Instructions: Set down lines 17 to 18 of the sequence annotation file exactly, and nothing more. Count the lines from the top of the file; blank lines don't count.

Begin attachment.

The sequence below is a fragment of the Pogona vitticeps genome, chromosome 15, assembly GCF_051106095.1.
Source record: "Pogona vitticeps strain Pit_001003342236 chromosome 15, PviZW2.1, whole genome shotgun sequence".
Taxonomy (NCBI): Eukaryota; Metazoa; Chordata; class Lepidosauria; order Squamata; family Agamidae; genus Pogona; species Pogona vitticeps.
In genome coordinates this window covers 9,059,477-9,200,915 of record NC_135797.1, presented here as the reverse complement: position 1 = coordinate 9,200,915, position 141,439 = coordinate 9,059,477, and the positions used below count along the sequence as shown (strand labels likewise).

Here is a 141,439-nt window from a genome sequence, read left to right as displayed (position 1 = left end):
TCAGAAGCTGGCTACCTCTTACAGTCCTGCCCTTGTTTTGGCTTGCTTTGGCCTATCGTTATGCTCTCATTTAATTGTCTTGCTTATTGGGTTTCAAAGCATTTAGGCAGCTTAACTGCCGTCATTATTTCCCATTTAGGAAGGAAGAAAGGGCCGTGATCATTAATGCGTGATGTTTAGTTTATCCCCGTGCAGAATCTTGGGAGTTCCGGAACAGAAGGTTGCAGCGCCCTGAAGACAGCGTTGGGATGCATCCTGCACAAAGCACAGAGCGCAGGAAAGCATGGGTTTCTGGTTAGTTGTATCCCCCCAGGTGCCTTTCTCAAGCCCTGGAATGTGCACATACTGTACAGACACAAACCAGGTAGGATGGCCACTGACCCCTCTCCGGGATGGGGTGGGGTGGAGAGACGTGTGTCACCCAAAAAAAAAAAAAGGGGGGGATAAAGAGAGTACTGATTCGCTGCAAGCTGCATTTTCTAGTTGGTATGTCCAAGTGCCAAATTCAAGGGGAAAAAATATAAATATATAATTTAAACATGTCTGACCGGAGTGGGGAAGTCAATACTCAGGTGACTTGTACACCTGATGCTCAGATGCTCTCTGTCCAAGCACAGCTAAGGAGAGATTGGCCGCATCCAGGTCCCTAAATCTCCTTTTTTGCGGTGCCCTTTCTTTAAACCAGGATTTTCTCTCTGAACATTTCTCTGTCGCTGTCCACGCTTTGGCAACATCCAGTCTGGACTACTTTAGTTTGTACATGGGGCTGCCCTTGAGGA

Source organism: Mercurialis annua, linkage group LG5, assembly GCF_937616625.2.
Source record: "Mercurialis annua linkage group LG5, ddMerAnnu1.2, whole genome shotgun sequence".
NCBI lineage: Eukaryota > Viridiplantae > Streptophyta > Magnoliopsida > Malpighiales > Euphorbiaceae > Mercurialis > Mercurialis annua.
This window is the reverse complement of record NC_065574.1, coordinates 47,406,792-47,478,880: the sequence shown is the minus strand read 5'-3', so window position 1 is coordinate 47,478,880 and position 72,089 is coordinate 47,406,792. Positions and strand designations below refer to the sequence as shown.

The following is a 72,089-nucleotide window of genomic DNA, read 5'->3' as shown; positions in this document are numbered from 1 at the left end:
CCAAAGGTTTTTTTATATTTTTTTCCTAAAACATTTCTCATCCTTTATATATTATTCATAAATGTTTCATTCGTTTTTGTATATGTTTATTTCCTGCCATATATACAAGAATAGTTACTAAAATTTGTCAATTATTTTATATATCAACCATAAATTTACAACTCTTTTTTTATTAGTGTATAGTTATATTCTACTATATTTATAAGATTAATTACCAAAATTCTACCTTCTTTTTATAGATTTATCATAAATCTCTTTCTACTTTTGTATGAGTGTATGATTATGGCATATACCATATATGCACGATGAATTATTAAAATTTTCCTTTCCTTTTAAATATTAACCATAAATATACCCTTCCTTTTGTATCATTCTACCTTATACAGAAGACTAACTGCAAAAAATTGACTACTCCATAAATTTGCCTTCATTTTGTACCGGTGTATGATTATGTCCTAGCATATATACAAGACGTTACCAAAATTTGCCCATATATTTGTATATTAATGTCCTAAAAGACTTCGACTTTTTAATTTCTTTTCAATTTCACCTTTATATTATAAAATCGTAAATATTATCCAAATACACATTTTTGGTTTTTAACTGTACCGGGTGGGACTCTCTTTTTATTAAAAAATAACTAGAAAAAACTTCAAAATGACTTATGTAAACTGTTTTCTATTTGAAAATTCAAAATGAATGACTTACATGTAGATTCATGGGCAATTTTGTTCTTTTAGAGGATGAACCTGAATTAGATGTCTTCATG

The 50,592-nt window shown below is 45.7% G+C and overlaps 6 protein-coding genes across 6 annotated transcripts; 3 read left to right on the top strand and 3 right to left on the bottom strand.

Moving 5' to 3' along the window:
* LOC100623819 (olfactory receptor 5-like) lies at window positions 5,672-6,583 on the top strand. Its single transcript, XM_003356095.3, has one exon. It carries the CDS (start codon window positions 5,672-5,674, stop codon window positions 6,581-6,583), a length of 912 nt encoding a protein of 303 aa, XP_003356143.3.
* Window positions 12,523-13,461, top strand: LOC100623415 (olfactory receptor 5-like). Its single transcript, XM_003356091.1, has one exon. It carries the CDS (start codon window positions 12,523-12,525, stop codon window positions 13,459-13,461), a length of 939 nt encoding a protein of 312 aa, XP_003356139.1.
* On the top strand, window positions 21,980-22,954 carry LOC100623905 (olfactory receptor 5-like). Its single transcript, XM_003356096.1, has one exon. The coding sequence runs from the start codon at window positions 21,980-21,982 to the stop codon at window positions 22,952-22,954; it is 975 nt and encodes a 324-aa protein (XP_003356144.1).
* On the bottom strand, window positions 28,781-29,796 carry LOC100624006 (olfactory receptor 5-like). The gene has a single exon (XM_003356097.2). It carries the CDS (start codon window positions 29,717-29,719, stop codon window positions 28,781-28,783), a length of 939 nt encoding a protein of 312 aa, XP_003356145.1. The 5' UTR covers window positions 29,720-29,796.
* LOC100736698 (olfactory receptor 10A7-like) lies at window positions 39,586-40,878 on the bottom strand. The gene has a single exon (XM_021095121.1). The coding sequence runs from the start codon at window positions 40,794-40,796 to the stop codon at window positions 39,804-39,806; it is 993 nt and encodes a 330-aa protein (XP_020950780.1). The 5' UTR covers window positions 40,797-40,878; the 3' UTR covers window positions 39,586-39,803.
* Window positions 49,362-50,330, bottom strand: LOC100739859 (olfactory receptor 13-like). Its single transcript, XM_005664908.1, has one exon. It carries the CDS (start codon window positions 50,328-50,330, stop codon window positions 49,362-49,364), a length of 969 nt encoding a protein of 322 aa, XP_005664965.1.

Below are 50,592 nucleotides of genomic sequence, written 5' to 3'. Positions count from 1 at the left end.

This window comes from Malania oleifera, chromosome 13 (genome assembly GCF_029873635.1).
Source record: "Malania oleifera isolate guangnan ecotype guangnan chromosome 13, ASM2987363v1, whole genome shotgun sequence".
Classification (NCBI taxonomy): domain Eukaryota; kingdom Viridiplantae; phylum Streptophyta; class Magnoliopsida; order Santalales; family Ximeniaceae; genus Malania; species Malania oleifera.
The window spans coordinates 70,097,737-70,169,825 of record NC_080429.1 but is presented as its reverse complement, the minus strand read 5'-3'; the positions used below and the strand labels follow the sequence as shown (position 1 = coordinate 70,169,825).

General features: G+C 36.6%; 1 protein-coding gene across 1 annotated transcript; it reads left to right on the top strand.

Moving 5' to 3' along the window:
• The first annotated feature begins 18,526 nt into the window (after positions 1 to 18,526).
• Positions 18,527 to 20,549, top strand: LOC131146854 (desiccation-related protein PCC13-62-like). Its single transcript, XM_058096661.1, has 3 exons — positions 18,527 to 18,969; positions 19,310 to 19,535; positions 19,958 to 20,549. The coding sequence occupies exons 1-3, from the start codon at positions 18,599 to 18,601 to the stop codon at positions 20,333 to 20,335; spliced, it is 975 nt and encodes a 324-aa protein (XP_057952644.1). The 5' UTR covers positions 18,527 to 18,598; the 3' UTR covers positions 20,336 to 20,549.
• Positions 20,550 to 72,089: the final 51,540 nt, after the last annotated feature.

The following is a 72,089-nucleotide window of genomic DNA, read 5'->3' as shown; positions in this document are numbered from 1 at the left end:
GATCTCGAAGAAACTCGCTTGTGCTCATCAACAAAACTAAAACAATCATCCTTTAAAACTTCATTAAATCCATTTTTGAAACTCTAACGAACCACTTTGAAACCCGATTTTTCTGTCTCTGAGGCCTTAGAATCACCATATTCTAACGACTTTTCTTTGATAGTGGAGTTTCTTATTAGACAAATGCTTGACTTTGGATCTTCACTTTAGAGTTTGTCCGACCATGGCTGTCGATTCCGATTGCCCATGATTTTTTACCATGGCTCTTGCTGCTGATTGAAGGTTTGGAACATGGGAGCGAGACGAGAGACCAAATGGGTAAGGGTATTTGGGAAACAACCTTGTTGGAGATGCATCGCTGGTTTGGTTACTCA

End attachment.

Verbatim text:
* On the top strand, window positions 21,980-22,954 carry LOC100623905 (olfactory receptor 5-like). Its single transcript, XM_003356096.1, has one exon. The coding sequence runs from the start codon at window positions 21,980-21,982 to the stop codon at window positions 22,952-22,954; it is 975 nt and encodes a 324-aa protein (XP_003356144.1).
* On the bottom strand, window positions 28,781-29,796 carry LOC100624006 (olfactory receptor 5-like). The gene has a single exon (XM_003356097.2). It carries the CDS (start codon window positions 29,717-29,719, stop codon window positions 28,781-28,783), a length of 939 nt encoding a protein of 312 aa, XP_003356145.1. The 5' UTR covers window positions 29,720-29,796.